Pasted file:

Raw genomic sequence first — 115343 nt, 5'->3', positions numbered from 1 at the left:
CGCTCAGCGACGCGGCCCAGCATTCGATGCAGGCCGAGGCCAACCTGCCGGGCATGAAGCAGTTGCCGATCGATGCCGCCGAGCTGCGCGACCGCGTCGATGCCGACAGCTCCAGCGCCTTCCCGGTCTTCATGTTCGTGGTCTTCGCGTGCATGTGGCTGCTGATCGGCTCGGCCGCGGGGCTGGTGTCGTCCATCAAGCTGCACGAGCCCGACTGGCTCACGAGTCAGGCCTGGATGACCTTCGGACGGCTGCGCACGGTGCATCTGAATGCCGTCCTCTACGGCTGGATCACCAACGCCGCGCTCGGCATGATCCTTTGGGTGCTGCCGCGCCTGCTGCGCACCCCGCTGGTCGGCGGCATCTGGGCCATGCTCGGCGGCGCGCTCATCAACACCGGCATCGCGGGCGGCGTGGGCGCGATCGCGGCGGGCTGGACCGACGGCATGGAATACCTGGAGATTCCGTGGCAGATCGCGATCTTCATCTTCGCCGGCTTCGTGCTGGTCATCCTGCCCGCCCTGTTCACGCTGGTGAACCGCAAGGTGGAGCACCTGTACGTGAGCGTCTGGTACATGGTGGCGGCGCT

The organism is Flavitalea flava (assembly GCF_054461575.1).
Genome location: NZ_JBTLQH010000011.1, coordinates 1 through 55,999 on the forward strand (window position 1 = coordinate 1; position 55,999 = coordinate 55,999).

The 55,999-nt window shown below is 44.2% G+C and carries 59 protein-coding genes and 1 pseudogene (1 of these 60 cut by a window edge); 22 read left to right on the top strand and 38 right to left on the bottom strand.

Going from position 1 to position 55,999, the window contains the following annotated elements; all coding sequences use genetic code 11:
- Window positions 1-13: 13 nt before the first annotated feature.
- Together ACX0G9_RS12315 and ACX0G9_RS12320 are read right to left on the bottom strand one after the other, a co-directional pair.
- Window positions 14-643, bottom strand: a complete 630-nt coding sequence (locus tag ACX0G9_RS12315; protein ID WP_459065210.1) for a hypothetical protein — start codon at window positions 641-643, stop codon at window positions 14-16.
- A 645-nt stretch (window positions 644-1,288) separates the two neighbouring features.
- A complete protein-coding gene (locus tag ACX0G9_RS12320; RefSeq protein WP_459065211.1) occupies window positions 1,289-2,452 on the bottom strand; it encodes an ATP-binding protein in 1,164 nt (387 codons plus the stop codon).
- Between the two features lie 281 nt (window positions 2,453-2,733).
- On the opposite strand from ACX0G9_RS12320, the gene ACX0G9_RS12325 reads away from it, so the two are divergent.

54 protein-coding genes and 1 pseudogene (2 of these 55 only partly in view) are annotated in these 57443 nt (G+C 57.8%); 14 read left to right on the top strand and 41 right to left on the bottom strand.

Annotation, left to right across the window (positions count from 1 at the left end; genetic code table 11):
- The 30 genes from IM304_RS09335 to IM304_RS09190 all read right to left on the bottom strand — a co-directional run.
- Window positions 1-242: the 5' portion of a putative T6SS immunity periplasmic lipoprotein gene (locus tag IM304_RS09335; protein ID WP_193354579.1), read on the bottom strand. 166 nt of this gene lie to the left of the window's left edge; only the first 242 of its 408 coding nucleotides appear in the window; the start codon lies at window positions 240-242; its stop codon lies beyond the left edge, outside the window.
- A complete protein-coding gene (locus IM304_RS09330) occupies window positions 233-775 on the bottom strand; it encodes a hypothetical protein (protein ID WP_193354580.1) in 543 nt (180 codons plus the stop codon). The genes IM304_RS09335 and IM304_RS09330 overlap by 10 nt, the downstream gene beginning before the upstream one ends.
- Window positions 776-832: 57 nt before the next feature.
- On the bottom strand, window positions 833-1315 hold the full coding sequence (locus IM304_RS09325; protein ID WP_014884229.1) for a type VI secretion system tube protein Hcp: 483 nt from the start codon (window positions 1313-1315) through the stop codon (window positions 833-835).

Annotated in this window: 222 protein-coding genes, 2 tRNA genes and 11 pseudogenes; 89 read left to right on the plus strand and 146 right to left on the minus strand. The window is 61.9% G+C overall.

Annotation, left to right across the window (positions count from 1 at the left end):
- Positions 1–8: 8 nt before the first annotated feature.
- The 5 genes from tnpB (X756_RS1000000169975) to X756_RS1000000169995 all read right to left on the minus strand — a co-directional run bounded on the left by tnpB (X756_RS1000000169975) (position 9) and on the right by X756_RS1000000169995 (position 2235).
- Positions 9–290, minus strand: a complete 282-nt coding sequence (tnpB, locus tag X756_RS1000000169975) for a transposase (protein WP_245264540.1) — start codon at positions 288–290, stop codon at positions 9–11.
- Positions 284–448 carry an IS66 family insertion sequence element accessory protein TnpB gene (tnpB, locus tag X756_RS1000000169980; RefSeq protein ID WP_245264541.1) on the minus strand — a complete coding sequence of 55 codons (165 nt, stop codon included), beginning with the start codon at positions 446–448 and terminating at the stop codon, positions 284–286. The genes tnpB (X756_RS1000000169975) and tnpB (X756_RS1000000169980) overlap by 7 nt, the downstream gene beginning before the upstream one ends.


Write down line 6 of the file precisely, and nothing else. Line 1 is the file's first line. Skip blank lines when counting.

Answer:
Going from position 1 to position 55,999, the window contains the following annotated elements; all coding sequences use genetic code 11: